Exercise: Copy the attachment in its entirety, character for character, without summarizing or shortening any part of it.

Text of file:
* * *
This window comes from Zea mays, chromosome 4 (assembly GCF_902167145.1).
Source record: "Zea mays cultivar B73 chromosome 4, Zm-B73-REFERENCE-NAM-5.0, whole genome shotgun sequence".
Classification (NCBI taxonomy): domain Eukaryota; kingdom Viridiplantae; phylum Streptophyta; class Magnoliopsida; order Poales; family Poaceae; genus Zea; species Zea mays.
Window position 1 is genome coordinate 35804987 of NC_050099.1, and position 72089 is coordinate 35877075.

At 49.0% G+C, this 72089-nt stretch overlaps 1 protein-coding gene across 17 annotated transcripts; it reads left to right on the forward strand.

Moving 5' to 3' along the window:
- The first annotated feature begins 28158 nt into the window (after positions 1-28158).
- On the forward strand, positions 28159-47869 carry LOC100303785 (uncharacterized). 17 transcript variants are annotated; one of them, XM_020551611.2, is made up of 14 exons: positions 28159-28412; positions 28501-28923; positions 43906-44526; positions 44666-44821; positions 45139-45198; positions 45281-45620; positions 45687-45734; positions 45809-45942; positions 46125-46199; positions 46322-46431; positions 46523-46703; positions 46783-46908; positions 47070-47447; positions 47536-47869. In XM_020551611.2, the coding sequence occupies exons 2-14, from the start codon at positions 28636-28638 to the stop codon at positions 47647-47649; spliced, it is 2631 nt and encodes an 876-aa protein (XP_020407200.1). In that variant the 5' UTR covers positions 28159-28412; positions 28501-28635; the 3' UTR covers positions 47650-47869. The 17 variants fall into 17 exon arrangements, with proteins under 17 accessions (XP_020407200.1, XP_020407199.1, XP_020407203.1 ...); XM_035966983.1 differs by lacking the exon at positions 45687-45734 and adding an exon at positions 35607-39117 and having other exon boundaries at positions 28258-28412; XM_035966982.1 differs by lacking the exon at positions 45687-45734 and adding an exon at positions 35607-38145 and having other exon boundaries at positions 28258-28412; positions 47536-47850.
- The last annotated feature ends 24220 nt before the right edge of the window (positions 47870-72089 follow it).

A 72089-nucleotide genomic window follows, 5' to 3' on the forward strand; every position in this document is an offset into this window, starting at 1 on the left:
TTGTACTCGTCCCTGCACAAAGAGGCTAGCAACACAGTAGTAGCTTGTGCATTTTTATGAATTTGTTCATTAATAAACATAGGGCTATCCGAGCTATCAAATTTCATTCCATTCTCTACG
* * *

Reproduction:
This window comes from Zea mays, chromosome 4 (assembly GCF_902167145.1).
Source record: "Zea mays cultivar B73 chromosome 4, Zm-B73-REFERENCE-NAM-5.0, whole genome shotgun sequence".
Classification (NCBI taxonomy): domain Eukaryota; kingdom Viridiplantae; phylum Streptophyta; class Magnoliopsida; order Poales; family Poaceae; genus Zea; species Zea mays.
Window position 1 is genome coordinate 35804987 of NC_050099.1, and position 72089 is coordinate 35877075.

At 49.0% G+C, this 72089-nt stretch overlaps 1 protein-coding gene across 17 annotated transcripts; it reads left to right on the forward strand.

Moving 5' to 3' along the window:
- The first annotated feature begins 28158 nt into the window (after positions 1-28158).
- On the forward strand, positions 28159-47869 carry LOC100303785 (uncharacterized). 17 transcript variants are annotated; one of them, XM_020551611.2, is made up of 14 exons: positions 28159-28412; positions 28501-28923; positions 43906-44526; positions 44666-44821; positions 45139-45198; positions 45281-45620; positions 45687-45734; positions 45809-45942; positions 46125-46199; positions 46322-46431; positions 46523-46703; positions 46783-46908; positions 47070-47447; positions 47536-47869. In XM_020551611.2, the coding sequence occupies exons 2-14, from the start codon at positions 28636-28638 to the stop codon at positions 47647-47649; spliced, it is 2631 nt and encodes an 876-aa protein (XP_020407200.1). In that variant the 5' UTR covers positions 28159-28412; positions 28501-28635; the 3' UTR covers positions 47650-47869. The 17 variants fall into 17 exon arrangements, with proteins under 17 accessions (XP_020407200.1, XP_020407199.1, XP_020407203.1 ...); XM_035966983.1 differs by lacking the exon at positions 45687-45734 and adding an exon at positions 35607-39117 and having other exon boundaries at positions 28258-28412; XM_035966982.1 differs by lacking the exon at positions 45687-45734 and adding an exon at positions 35607-38145 and having other exon boundaries at positions 28258-28412; positions 47536-47850.
- The last annotated feature ends 24220 nt before the right edge of the window (positions 47870-72089 follow it).

A 72089-nucleotide genomic window follows, 5' to 3' on the forward strand; every position in this document is an offset into this window, starting at 1 on the left:
TTGTACTCGTCCCTGCACAAAGAGGCTAGCAACACAGTAGTAGCTTGTGCATTTTTATGAATTTGTTCATTAATAAACATAGGGCTATCCGAGCTATCAAATTTCATTCCATTCTCTACG